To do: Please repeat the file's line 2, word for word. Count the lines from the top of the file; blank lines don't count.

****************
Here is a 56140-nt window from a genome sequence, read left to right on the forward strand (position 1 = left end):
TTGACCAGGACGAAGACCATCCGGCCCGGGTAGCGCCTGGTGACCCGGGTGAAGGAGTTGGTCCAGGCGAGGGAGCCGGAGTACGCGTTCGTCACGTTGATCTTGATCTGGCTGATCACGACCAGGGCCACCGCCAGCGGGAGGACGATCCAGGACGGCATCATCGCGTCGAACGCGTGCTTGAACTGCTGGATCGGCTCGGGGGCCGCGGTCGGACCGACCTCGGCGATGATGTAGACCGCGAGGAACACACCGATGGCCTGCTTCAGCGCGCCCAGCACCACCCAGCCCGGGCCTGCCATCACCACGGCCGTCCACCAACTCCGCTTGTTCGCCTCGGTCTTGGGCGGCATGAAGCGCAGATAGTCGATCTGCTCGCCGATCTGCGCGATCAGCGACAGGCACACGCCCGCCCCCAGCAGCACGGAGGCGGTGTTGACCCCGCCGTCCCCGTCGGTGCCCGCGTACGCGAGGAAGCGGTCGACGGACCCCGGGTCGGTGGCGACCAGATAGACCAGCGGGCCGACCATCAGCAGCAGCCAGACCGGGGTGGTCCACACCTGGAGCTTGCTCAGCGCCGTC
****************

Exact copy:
TTGACCAGGACGAAGACCATCCGGCCCGGGTAGCGCCTGGTGACCCGGGTGAAGGAGTTGGTCCAGGCGAGGGAGCCGGAGTACGCGTTCGTCACGTTGATCTTGATCTGGCTGATCACGACCAGGGCCACCGCCAGCGGGAGGACGATCCAGGACGGCATCATCGCGTCGAACGCGTGCTTGAACTGCTGGATCGGCTCGGGGGCCGCGGTCGGACCGACCTCGGCGATGATGTAGACCGCGAGGAACACACCGATGGCCTGCTTCAGCGCGCCCAGCACCACCCAGCCCGGGCCTGCCATCACCACGGCCGTCCACCAACTCCGCTTGTTCGCCTCGGTCTTGGGCGGCATGAAGCGCAGATAGTCGATCTGCTCGCCGATCTGCGCGATCAGCGACAGGCACACGCCCGCCCCCAGCAGCACGGAGGCGGTGTTGACCCCGCCGTCCCCGTCGGTGCCCGCGTACGCGAGGAAGCGGTCGACGGACCCCGGGTCGGTGGCGACCAGATAGACCAGCGGGCCGACCATCAGCAGCAGCCAGACCGGGGTGGTCCACACCTGGAGCTTGCTCAGCGCCGTC